GV Data Dashboard sets solid example, but others lag behind the standard

Courtesy%2F+Meghan+Landgren

Courtesy/ Meghan Landgren

Lanthorn Editorial Board

Students of Michigan State University got news that felt inevitable Saturday afternoon, as they have been advised by the university to self-quarantine after an outbreak of 342 new COVID cases attributed to parties on and off campus.The change in policy is reflective of a growing number of cases at nearly all open Michigan public universities.

Grand Valley State University is no stranger to criticism here, with the University coming under fire when it claimed the title of public university with the most confirmed, reported cases in the state. 

Shortly after criticism and calls for GVSU to move fully online, the University issued an email to all students that encouraged them to look closer at the data, highlighting GVSU’s liberal reporting. This sentiment was further shared with the Lanthorn during our meeting with President Philomena Mantella Wednesday, Sept. 9.

“I’m not speaking to any specific institution…, but many institutions are only reporting their on-campus cases,” Mantella said to the Lanthorn on Wednesday. “Many institutions are doing their positivity rate with the whole population, not the tested population. I don’t think there is a single institution that is reporting beyond their on and off-campus cases.”

The efforts the University is going through to accurately report and share the spread of COVID-19 on, near and off-campus is admirable, and quite frankly should set the standard for university reporting, especially in Michigan. GVSU and its leadership deserve kudos for that transparency.

However, transparency does not scamper around the fact that nearly 500 community members have gotten COVID-19. It does not ignore the fact that there are metrics that put GVSU in the red and raise concern for how campus health will change moving forward. It also does not set clear guidelines or acknowledge concern benchmarks for various tracked metrics so spectators can follow leadership’s thought process.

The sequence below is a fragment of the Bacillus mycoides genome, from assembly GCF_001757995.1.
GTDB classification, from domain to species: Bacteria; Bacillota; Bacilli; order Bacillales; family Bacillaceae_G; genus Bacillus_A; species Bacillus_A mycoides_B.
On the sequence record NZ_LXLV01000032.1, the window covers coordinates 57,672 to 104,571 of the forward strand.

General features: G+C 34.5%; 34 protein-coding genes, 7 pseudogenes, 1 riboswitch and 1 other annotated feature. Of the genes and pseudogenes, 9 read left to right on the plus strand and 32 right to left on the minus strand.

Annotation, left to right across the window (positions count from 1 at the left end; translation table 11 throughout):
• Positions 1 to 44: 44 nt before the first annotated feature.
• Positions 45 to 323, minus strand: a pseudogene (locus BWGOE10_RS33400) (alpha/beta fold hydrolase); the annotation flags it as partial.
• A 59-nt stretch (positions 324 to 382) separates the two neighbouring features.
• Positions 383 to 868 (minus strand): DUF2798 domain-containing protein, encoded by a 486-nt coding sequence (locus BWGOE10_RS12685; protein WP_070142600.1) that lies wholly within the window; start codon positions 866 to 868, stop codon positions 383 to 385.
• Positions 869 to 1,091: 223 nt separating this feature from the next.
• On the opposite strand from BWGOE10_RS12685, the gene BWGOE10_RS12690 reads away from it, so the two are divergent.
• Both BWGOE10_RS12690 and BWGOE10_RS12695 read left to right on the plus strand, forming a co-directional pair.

There are still concerns and hurdles to tackle as a university community, but a strong Data Dashboard is the first step.

What it does do is hold conversations, which are critical for ensuring community concerns do not go unnoticed or unjustified. But this type of public data creates an accountability culture that is absolutely crucial during unprecedented times, and other universities should take notes as to how to keep their populations updated with the most accurate information.

Releasing all this in-depth data should not be celebrated — it should be the standard. We should not be overly-praising GVSU’s Virus Action Team for doing what should be the baseline for virus reporting. On the contrary, we should be imploring universities around the state to meet that standard.

While GVSU’s reporting — despite criticism — should be the standard, it is directly where the bar should be set to ensure the right decisions are being made. This comprehensive reporting should be right where it is across the state — no less.